Feature engineering: In traditional statistical modelling feature engineering is an important success factor to handle nonlinear effects correctly. In modern machine learning the importance of feature engineering is slightly reduced due to the flexibility of the model itself, but is still a success factor.

Aggregation level: Some variables might be difficult to predict on an individual level, but on an aggregate level precise prediction is easier, because the individual randomness is cancelled out.

Appropriate model: The model should be able to reflect all the features of the data which we know are important in the particular case, for example the domain of the output (e.g. shares between 0 and 1) or heterogeneity among the individuals (items or persons). It depends on the problem whether cross-sectional (effects across items or persons) or longitudinal data (effects within items over time) are of primary interest.

Natural boundaries of a good prediction

Even the best model and the best data imaginable comes with some natural boundaries for prediction:

Causality: It is very hard to prove real causality. A couple of approaches are out there to estimate some specific definition of causality. For example Granger causality relies on temporal context (before and after). But you should be aware that they use a specific meaning of causality.

Extrapolation: A model can typically only predict well within the training data range. If the trained model is fed with new data far off the value ranges of the training data, we run into a scenario the model was not fit for. How well the model will perform depends on the robustness and type of the model. For example a linear growth assumption is in most cases only valid in a limited range and is better described by an S-shaped growth if we can properly derive the saturation level from the data. Nonlinear machine learning models can help to add more flexibility on the shape, but also a machine learning model does not automatically implement saturation effects correctly if they appear only outside the observed training data.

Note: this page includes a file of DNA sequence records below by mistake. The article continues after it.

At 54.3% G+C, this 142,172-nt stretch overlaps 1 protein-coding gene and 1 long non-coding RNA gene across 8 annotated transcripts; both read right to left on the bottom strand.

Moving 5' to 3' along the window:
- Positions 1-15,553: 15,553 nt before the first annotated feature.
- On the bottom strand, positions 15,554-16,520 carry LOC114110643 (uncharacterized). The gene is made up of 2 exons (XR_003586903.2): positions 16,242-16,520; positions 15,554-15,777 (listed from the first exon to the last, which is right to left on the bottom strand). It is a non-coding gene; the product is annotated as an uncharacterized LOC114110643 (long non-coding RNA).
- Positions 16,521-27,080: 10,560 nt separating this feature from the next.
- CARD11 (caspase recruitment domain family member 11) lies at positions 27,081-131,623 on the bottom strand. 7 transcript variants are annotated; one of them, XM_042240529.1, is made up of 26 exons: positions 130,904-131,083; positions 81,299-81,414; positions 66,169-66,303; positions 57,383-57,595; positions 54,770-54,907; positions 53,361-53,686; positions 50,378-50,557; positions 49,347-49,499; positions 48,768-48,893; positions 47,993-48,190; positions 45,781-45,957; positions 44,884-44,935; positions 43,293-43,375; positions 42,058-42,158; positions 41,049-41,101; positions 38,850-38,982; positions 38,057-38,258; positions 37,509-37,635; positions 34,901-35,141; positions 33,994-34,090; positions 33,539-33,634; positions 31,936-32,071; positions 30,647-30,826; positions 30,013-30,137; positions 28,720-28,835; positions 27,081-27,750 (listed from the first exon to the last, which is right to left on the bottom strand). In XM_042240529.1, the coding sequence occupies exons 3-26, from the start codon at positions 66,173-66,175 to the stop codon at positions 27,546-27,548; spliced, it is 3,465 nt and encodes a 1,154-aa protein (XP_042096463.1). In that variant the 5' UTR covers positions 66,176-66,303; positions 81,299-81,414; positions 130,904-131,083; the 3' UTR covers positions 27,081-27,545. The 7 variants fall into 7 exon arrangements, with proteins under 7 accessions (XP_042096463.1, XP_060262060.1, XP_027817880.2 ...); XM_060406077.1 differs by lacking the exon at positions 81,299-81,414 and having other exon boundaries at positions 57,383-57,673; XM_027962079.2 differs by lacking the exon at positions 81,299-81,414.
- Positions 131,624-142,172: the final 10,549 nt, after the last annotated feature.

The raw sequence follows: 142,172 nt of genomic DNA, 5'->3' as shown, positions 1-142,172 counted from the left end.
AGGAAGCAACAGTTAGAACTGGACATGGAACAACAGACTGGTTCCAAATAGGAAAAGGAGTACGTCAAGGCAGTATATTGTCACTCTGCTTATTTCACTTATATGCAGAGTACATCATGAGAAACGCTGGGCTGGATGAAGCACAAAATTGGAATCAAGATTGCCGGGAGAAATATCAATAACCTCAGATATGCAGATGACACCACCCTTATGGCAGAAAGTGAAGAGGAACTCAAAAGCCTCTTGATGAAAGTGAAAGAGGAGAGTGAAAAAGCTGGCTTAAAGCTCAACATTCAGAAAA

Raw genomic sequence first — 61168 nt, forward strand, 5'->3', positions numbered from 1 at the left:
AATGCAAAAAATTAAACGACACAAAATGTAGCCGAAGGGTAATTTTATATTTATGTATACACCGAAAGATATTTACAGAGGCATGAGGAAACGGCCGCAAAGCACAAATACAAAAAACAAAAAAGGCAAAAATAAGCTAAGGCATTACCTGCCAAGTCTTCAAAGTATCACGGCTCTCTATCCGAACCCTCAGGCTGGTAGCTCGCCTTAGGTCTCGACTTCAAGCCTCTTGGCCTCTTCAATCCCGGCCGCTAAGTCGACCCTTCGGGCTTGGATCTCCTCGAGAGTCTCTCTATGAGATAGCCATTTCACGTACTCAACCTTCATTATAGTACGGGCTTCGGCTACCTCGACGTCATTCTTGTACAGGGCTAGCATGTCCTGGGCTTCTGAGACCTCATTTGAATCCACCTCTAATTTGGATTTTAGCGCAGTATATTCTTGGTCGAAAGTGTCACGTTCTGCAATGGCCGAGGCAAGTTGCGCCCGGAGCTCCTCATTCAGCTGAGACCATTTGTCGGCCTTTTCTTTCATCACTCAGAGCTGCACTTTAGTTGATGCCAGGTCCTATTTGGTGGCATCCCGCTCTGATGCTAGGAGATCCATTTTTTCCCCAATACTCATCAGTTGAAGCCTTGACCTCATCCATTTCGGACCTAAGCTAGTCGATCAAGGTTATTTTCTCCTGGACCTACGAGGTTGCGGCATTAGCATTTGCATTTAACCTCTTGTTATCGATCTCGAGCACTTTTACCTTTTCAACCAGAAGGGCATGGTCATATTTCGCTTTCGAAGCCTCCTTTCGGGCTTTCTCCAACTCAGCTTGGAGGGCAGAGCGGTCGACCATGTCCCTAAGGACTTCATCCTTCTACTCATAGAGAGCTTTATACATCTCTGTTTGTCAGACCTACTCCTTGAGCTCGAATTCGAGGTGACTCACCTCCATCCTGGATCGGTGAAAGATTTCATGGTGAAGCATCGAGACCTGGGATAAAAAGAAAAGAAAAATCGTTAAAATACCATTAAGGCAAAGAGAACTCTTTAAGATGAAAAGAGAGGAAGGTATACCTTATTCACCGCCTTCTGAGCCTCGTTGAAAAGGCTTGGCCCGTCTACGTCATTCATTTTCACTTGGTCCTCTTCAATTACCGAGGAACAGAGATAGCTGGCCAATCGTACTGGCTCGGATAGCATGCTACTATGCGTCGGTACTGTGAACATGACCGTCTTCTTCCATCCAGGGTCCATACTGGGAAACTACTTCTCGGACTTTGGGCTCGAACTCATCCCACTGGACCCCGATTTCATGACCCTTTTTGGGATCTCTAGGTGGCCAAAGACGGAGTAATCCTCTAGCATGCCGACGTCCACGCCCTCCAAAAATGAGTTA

Chaos and the governance of noise: Chaos theory claims that some processes cannot be forecasted into an unlimited future, because at some point even very small differences in the start configuration would lead to completely different results in the future. Those kinds of thresholds beyond which forecasts don’t make sense any more exist practically for example for meteorologic or economic forecasts.

External shocks: In most cases the trained model does not consider any exogenous shocks that change the situation completely. Such shocks could, for example, be natural disasters, an economic crash or the sudden entering of a game changing competitor in the market that destroys all past dynamics.

 

So you see – while predictive analytics might be the master discipline of modelling, there is a lot to consider. What are your experiences with forecasting and predictive modelling?